On every run of pacman-mirrors -f (either by you or the timer) the mirror list will change and therefore your local copy of the package database is likely to become invalid. This invalidation requires a forced database sync next time a system sync (aka updating) is executed.

This forced download is to ensure you get no errors when syncing your system and is why the documentation always appends the pacman -Syyu command when referencing pacman-mirrors.

The second point to keep in mind is the fact that when you use the –interactive and/or –country argument - pacman-mirrors will create a custom mirror pool.

Such pool will effectively limit the number of mirrors available when the mirror list timer is executed or you manually run the pacman-mirrors utility.

Which brings us to the question on how to maintain the mirrorlist.

You should avoid mirror shopping - it does you no good in terms of stability. It is better to pick one mirror and stick with it as this will stabilise your update experience and only in the rare circumstance a mirror becomes available you should change the mirror.

The only viable long term solution is to create a custom mirror pool with one mirror. Which one is a matter of choice but it is recommended to select a mirror which has proven to be stable in terms of syncing with the mother ship mirror at and has proven all-time accessible from your location.

Finally we have provided some hints to successful maintenance of your Manjaro system


You live in Romania.
Then the mirrors in the nearby country should work good.
This is Poland an Bulgaria.

I setup the mirrors in my mirrorlist manually.

@omano yep I did this , it’s a lot faster now , big thanks !

this is how it looks :

::INFO Downloading mirrors from Manjaro
::INFO => Mirror pool:
::INFO => Mirror status:
::INFO Using custom mirror file
::INFO Querying mirrors - This may take some time
0.227 Global :
0.233 Global : Index of /manjaro/
::INFO Writing mirror list
::Global :$repo/$arch
::Global :$repo/$arch
::INFO Mirror list generated and saved to: /etc/pacman.d/mirrorlist

i guess that 0.2 is fast enough

As said this metric is not really relevant to estimate properly a mirror server speed/bandwidth, the sorting is done by downloading a small files and it can not give something relevant for what you expect to do with pacman-mirrors. There is a ranking option for the mirrors, but the tool itself doesn’t benchmark mirrors for sorting it is simple quick test on the mirror.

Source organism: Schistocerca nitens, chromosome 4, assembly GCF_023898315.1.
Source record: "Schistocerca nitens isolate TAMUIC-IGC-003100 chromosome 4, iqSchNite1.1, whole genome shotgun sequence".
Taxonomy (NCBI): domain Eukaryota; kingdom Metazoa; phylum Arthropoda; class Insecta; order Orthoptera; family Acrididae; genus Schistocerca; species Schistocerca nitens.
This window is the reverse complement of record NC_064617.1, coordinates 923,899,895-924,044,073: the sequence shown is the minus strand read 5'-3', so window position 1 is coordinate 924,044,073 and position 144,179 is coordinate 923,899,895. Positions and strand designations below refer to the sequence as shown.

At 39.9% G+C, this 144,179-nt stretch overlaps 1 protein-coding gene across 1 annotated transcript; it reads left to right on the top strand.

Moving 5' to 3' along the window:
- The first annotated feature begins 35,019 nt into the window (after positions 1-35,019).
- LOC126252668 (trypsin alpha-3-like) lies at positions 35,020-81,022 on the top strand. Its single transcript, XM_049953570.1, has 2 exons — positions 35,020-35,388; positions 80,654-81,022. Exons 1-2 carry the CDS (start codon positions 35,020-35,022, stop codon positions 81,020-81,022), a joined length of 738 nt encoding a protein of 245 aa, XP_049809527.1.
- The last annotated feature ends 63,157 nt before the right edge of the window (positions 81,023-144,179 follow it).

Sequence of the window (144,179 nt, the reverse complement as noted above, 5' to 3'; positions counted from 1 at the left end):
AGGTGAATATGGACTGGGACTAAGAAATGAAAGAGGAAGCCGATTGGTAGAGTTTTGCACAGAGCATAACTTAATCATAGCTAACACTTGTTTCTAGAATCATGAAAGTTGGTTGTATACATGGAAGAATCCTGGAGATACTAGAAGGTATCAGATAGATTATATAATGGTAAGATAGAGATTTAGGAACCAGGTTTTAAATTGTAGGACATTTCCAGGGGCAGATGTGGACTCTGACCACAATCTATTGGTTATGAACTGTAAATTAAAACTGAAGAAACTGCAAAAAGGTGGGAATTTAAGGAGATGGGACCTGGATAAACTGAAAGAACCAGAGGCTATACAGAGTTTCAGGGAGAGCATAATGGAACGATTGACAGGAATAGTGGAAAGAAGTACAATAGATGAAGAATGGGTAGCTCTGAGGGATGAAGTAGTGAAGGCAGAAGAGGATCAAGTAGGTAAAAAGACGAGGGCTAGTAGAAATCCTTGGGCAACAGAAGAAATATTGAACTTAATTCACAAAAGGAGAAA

To see the real mirror speed, just download from the mirror and see in real condition how it is.

Also, on a global scale, all mirrors are susceptible to outages at any time for one reason or another. Realistically, your list could be depreciated five minutes after you established it.

So, what I do is check for updates, and if there are any, THEN I fasttrack and sync and update. This way all the mirrors are up and ready to serve.

This is unlikely with the CDN networks from Manjaro/CDN77/FossHost which is the Global servers he has configured.


I didn’t know that. I’m still thinking “old world, old school”. :older_adult:

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Yes, I recently changed my habit (meaning this week) because I always thought it best to refresh every time… and now I’m on a Global server which is better than the local one.

With Linux Mint, the local servers were always good, and one (Kasetsart) always came up in the top two slots. Old habits.

However, Manjaro just bucks the rules… so you do the mirror-check and upgrade and don’t worry too much about fast-tracking every time.

If it ain’t broke, it means someone else probably already fixed it :wink:

you can try --geoip to choose the nearby mirrors.

sudo pacman-mirrors --geoip && sudo pacman -Syyu